Monday, February 16, 2015

Who are you Competing Against?

As a coach, I want my team competing against the golf course 100% of the time.  That means that a player is constantly asking herself, "What is the best I can do from here?"  This question works whether you are on the first tee, in trouble or facing a 10 footer for birdie.  The question allows a player to form a plan for the shot.  It allows for simplicity.  It allows you to manage your game and the course.  It allows for the focus to be on the ball and target.   All of these things are crucial to competing during a round of golf. 

A lot of players think they are competing when they play, but are they?   When a poor result occurs, their thoughts often go to, "How did I get here?" instead of "What is the best I can do from here?"  As soon as the thought process dives into the past, a player goes from competing to searching.  That search will take the player to answers that include poor mechanics, poor choices, poor attitudes or simply poor bounces.  Any of these might be valid answers to the question of, "How did I get here?" However, will they help you compete and make the best score possible on the hole? 

Another trick of competition is a player who is competing against her perfect-self instead of using what she brought to the course that day to compete for a score.  This player is thinking of the words "should", "could", and "would" instead of the reality of the day.  This player is also in a searching mode instead of a competing mode, but she is searching for the game she wants. The time to search for that game is when you are planning and executing your practice, not when you are competing for a score.  These players are often inconsistent, because when things are going well, the perfect self is present and accounted for.  However, when she disappears, the idea of "What is the best I can do from here?" turns to "How do I hit this shot?"  The focus turns from ball and target awareness to self-awareness and the competition turns inward.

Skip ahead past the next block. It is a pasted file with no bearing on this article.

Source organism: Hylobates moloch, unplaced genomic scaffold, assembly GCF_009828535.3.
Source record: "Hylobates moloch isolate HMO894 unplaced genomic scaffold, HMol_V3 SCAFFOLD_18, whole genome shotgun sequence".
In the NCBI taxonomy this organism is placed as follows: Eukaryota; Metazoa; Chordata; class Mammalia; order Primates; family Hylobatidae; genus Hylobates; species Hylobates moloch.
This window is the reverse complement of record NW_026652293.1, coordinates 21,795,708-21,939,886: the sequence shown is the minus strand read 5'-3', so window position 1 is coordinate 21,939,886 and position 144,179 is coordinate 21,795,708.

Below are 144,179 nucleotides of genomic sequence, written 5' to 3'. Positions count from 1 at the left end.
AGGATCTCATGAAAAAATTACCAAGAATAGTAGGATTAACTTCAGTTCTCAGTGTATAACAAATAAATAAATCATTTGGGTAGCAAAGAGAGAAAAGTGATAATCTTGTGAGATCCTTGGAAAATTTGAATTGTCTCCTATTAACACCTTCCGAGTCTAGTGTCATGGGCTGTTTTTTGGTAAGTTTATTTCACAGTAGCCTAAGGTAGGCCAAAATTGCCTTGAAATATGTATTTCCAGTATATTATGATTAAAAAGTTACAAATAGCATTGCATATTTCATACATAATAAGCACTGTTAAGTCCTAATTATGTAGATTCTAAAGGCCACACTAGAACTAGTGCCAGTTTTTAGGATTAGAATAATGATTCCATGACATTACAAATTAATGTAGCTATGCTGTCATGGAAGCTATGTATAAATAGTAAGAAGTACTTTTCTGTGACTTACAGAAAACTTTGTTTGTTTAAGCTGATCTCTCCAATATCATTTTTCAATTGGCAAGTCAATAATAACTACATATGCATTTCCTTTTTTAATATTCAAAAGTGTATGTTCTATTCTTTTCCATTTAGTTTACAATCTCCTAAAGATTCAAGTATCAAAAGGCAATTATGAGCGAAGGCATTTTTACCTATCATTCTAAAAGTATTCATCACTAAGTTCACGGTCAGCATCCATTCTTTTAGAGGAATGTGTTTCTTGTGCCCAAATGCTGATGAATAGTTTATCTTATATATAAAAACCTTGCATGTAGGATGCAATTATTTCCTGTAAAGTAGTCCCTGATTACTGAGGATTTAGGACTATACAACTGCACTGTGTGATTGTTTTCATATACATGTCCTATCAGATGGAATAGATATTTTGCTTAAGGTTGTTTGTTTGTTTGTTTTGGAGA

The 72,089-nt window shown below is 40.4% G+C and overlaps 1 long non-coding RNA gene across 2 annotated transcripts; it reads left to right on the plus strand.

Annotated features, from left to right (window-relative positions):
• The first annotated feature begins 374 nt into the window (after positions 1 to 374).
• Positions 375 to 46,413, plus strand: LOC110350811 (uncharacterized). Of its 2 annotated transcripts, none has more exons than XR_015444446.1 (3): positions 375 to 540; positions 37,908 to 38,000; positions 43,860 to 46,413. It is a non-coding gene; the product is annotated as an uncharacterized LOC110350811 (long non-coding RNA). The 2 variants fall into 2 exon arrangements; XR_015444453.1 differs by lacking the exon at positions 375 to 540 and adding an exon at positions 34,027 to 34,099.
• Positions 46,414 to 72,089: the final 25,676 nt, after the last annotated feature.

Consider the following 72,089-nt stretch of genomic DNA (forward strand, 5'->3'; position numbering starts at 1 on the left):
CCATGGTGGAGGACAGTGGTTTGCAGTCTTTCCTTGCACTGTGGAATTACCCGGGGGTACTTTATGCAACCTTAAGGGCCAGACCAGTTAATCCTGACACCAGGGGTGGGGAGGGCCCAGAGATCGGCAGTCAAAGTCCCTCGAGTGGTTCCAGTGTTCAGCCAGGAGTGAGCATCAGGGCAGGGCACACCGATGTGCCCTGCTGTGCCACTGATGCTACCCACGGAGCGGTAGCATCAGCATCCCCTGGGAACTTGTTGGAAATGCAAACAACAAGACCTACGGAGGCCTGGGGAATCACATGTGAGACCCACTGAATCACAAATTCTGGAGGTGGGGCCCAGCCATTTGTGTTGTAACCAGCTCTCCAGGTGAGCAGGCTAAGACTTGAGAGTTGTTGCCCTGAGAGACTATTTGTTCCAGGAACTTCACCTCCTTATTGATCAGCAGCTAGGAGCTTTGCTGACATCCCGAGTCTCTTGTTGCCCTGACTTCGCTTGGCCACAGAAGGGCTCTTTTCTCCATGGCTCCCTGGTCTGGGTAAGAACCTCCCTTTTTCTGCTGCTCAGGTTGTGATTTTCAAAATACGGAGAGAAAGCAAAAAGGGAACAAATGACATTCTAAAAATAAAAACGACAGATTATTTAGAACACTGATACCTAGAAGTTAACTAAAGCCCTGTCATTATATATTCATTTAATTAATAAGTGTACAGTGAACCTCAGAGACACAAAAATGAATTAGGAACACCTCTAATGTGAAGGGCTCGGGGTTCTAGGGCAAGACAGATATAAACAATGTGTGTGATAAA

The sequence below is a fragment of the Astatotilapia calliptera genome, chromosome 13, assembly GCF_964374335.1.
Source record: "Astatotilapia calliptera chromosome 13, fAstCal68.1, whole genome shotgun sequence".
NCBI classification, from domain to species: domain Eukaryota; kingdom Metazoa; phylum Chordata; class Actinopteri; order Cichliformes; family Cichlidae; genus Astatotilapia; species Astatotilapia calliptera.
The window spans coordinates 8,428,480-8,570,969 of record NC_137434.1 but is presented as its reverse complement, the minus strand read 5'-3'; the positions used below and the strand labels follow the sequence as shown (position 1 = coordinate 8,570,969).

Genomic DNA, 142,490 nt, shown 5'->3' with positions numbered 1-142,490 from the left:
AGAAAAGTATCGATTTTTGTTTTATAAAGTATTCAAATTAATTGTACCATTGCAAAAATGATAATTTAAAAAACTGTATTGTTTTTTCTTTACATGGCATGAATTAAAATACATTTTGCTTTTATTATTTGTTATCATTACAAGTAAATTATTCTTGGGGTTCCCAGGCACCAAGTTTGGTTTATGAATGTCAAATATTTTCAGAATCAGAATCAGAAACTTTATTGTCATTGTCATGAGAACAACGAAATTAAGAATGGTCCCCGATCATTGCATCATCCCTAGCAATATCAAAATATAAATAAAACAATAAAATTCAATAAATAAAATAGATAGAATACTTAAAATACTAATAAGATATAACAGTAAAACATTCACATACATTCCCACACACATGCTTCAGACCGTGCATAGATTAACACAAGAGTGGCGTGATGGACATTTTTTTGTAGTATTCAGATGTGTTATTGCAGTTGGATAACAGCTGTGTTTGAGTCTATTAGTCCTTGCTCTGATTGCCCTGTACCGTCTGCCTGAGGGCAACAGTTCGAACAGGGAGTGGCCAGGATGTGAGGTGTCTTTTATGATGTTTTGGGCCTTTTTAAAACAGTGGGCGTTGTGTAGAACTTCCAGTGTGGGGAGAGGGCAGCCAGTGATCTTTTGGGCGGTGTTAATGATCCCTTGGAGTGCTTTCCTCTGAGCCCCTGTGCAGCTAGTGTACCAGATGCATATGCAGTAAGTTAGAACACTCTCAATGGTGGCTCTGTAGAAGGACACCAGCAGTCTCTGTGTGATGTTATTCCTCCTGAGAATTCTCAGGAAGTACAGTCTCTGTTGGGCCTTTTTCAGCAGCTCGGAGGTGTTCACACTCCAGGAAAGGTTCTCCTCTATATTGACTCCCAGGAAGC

The final trick of competition I see is when players decide to compete against another player's skills.  They get caught up in the fact that the girl they are paired with hits it long or makes everything.  Now, instead of thinking, "What is the best I can do from here?", they start thinking how much easier it would be if they were 50 yards in front of the ball or if 20 footers fell easily.  This is a world of make-believe that takes a player from her own game and puts her focus on others.  It is another way of failing to compete with the golf course. 


The next time you go out to play golf, just ask yourself this question prior to each shot:  "What is the best I can do from here?"  See if this one question helps you to compete for all 18 holes of your round.  I know it has helped others do just that. 

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